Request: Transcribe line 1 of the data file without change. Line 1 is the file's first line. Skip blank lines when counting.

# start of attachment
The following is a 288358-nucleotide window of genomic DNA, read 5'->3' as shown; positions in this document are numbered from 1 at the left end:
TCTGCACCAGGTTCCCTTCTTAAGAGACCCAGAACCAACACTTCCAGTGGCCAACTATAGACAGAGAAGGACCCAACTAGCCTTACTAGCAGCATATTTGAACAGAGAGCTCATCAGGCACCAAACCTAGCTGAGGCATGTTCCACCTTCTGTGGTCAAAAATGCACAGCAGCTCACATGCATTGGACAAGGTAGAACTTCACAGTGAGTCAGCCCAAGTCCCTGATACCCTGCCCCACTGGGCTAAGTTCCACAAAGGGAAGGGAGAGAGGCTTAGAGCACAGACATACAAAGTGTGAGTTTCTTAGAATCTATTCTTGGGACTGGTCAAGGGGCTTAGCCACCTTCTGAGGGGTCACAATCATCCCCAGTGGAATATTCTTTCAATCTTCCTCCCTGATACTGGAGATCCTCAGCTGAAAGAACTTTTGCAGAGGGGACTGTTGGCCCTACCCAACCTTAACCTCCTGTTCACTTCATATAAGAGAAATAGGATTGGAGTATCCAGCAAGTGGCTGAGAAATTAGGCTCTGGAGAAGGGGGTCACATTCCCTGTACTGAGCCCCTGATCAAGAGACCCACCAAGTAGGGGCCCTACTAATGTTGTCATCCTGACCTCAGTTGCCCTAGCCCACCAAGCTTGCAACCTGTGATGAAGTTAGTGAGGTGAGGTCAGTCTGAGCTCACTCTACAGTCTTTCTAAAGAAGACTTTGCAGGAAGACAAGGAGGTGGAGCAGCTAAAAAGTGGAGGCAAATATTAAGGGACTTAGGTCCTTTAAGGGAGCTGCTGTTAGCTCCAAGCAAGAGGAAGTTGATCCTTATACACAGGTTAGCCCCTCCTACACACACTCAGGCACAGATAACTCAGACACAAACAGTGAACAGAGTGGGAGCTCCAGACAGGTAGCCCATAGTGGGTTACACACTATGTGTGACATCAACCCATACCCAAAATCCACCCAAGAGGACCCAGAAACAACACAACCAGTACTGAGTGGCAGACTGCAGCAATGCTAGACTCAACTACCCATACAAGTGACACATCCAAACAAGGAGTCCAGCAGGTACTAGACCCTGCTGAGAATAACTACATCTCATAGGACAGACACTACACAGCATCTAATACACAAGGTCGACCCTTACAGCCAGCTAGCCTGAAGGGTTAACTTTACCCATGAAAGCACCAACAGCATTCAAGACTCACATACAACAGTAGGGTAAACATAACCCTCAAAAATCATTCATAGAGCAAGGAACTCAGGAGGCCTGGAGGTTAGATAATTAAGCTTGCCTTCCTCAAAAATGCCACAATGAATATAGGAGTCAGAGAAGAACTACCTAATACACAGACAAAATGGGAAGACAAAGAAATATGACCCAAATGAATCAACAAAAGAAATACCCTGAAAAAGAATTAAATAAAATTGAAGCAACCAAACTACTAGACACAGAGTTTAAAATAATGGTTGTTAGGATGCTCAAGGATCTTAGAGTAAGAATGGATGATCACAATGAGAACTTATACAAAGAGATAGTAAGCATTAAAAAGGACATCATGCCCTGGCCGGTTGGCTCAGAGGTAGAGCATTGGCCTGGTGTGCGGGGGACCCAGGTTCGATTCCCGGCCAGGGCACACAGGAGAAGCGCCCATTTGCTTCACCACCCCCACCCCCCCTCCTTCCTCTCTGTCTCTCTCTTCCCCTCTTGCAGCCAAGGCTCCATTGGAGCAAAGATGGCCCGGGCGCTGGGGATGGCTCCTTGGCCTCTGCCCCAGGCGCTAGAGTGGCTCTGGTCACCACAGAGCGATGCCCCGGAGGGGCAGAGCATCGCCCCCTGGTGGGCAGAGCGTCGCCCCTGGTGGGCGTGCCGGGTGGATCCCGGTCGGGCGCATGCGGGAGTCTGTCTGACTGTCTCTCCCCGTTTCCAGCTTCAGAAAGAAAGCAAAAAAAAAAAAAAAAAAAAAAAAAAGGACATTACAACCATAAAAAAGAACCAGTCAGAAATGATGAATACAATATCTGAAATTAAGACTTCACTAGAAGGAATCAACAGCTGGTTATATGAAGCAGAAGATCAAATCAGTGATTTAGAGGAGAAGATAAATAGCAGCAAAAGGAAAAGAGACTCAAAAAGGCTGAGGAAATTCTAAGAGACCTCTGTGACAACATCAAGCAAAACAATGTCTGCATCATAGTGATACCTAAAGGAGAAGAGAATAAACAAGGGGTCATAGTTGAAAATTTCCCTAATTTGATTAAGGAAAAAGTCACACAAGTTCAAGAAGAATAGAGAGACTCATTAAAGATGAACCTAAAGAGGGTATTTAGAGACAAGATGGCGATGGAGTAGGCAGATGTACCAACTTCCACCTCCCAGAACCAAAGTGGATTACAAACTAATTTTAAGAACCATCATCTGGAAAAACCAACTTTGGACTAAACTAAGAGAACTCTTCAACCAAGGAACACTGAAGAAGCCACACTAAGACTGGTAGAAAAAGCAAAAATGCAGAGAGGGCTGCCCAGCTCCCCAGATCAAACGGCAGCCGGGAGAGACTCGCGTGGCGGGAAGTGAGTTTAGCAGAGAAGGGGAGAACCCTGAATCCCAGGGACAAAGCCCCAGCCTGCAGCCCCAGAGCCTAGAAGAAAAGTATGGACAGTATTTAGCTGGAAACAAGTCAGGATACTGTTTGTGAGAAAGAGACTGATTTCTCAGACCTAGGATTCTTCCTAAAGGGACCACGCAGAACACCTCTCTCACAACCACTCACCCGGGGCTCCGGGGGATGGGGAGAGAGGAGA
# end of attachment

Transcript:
The following is a 288358-nucleotide window of genomic DNA, read 5'->3' as shown; positions in this document are numbered from 1 at the left end: